Estate tax and inheritance tax are both taxes that relate to the estate of someone who has died, but they have a few key differences. The estate tax is paid by the estate as part of the probate process. Generally, the executor or executrix of the estate handles the payment of the estate tax before any bequests are made. There is a federal estate tax, and several states also have their own estate taxes.
An inheritance tax, on the other hand, is paid by the person who has inherited assets as part of the probate process. Usually, there is a specific exclusion amount where you can receive a small inheritance without having to pay tax (tax is charged only on the inheritance above that amount). It is typical that your relationship to the deceased person plays a factor in how much and whether you have to pay an inheritance tax. Generally speaking, the closer you were related to the deceased, the less you will have to pay in inheritance tax.
There is not currently a federal inheritance tax, but several states do have them. Maryland is currently the only state that levies both an estate tax and an inheritance tax.
How to Minimize Estate Taxes
As with most taxes, it is the goal of most people to minimize the amount of tax they are legally obligated to pay. Fortunately, there are a few strategies you can utilize to help minimize the estate taxes you would pay if you passed away. One is to realize that estate transfers to a surviving spouse are generally not subject to estate or inheritance taxes. Another is to make sure that your total estate is below the exclusion amount. The federal exclusion amount for estates is quite large, and very few estates rise above this limit. While state exclusion amounts are usually lower, it's still a minority of estates that are subject to estate tax. If you do have an estate that will be subject to estate or inheritance taxes, you might consider including an item in your will that your estate will pay for any inheritance taxes as part of the bequest.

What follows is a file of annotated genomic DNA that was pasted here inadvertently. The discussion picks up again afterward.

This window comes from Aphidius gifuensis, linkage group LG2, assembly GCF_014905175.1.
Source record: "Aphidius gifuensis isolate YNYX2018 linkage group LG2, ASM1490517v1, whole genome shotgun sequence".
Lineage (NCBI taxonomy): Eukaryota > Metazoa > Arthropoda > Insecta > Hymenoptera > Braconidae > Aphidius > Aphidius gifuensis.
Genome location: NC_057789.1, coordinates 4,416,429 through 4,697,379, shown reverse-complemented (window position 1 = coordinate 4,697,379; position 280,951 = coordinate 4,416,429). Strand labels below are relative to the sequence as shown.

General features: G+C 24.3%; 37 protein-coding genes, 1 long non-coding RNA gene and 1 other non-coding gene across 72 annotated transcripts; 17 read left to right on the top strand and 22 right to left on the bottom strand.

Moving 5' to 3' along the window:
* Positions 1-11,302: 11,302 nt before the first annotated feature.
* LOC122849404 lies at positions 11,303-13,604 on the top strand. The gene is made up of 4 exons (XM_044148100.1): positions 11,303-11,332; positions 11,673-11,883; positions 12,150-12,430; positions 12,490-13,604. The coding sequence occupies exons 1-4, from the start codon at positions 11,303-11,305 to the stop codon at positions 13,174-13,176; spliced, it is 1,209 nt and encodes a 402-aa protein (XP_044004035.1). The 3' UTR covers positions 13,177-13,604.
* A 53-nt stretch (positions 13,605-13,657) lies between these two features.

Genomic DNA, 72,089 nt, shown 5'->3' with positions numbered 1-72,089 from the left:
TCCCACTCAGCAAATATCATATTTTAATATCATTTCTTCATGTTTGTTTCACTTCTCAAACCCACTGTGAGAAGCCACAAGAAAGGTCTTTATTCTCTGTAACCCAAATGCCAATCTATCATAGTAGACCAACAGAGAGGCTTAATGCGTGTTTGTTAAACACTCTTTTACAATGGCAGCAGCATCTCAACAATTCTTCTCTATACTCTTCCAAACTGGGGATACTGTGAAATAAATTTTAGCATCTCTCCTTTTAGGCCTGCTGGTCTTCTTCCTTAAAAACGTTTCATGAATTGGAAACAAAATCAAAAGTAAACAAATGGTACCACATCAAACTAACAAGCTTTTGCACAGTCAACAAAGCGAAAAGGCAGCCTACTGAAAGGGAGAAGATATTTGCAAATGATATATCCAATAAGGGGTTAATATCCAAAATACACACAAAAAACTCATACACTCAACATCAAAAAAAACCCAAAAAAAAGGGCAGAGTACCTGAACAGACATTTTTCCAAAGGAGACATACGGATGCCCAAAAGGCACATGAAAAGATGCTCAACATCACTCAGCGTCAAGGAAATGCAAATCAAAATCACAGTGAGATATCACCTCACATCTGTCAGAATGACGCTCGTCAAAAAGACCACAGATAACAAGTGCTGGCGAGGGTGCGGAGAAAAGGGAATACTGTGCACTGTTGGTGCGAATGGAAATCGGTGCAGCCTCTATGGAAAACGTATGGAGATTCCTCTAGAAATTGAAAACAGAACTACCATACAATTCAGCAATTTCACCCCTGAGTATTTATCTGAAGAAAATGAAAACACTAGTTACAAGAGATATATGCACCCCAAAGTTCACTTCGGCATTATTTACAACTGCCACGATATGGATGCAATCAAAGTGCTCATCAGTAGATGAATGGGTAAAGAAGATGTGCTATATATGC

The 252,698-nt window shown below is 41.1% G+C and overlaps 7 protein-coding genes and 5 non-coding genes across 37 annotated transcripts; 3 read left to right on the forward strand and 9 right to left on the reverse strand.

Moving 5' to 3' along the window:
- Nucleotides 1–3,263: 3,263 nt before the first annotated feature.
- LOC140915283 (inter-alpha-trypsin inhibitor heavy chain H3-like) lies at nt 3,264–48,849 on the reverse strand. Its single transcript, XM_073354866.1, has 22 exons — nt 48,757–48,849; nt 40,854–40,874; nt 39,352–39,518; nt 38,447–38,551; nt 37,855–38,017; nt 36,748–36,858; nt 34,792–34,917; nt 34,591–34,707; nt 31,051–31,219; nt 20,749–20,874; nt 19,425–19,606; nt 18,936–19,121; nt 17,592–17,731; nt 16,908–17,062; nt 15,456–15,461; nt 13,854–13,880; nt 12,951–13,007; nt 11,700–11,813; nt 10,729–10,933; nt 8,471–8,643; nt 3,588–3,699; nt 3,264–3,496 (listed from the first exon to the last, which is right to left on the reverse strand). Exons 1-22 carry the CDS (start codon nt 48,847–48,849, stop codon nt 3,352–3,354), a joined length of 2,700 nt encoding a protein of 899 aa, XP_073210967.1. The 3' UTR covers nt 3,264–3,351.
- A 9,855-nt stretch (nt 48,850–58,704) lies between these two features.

Other strategies to minimize your estate tax include:
- Gifting: You can transfer your assets while you are alive through gifting. In 2023, a person can donate $17,000 while a couple can donate $34,000 to a non-charity recipient without incurring any taxes.
- Donating to charity: If you transfer part of your estate to charity through a charitable lead trust or a charitable remainder trust (CHR), you can lower your estate's tax liability by reducing the overall value of your estate. Of course, you also can lower your income tax liability by donating to charity.
- Moving to a different state: If you currently live in a state with an estate tax (including Connecticut, Hawaii, Illinois, Maine, Maryland, Massachusetts, Minnesota, New York, Oregon, Rhode Island, Vermont, and Washington), you could relocate to a state that doesn't have one to lower the tax liability for your loved ones.
Most estate tax planning revolves around maximizing the use of the federal and state estate tax exemptions, and ideally, good planning eliminates estate tax completely. If like most docs, your estate is worth less than the estate tax exemptions, there will be no estate tax due at all. But even if you have a very large estate, minimizing how much estate tax that will have to be paid upon your death is a worthwhile goal that will help all of your heirs after you're gone.
Have more questions about estate planning or protecting your assets? Hire a WCI-vetted professional to help you sort it out.